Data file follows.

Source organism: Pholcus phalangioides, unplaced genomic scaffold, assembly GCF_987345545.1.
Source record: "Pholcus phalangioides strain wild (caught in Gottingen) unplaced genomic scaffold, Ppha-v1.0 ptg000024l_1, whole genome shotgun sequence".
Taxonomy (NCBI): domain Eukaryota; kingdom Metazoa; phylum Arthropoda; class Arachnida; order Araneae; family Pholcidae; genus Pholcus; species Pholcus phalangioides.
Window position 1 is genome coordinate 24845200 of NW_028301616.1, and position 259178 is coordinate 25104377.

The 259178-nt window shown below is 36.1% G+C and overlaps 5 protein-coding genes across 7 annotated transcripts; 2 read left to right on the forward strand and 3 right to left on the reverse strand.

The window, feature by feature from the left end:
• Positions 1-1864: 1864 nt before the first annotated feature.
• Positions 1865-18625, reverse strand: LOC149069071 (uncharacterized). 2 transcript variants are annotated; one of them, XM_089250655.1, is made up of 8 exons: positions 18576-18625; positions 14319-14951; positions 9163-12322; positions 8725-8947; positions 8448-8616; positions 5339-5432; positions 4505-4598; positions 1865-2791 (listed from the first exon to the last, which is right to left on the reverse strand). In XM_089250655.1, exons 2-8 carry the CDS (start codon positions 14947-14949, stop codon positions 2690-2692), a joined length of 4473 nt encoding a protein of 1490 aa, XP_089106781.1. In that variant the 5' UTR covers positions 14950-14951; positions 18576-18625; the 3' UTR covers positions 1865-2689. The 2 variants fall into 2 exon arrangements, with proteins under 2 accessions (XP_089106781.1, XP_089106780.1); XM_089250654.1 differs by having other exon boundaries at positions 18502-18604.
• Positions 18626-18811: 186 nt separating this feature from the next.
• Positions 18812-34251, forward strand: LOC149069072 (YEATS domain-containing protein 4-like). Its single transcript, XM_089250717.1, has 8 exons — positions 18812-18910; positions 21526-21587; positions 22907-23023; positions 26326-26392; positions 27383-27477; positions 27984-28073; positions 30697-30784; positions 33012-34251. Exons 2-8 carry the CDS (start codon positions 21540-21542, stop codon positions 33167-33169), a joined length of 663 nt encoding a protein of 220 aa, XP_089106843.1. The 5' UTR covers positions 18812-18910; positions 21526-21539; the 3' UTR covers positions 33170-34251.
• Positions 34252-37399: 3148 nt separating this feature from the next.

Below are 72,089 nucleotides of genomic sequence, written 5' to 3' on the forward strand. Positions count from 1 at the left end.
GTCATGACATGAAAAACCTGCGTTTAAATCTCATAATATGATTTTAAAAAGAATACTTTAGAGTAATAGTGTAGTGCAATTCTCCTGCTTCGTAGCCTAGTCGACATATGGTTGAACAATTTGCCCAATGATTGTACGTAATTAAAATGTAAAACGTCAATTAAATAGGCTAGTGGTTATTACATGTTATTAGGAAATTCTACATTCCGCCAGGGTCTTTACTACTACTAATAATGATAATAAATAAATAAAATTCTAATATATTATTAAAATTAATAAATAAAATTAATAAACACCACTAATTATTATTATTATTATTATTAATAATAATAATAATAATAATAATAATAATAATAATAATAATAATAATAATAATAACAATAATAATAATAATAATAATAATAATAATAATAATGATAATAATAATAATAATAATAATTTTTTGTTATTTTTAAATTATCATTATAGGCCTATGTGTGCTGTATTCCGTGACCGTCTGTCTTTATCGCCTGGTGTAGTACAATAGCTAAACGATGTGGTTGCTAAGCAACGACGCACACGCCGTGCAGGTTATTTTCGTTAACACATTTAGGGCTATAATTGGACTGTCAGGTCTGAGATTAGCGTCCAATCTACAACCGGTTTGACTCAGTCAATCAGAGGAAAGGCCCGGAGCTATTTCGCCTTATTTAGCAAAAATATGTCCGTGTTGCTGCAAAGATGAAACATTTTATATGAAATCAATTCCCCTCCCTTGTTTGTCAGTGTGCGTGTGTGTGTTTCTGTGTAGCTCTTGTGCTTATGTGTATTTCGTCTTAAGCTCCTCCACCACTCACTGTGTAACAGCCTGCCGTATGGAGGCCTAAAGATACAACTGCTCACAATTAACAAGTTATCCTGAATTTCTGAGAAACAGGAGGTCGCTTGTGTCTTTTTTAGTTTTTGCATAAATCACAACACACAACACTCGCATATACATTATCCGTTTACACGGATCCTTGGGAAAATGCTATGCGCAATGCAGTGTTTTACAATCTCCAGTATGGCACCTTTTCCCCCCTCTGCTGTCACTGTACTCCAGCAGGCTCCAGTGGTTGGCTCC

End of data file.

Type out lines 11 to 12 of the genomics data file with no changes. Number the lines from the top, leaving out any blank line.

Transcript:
• Positions 34252-37399: 3148 nt separating this feature from the next.

Below are 72,089 nucleotides of genomic sequence, written 5' to 3' on the forward strand. Positions count from 1 at the left end.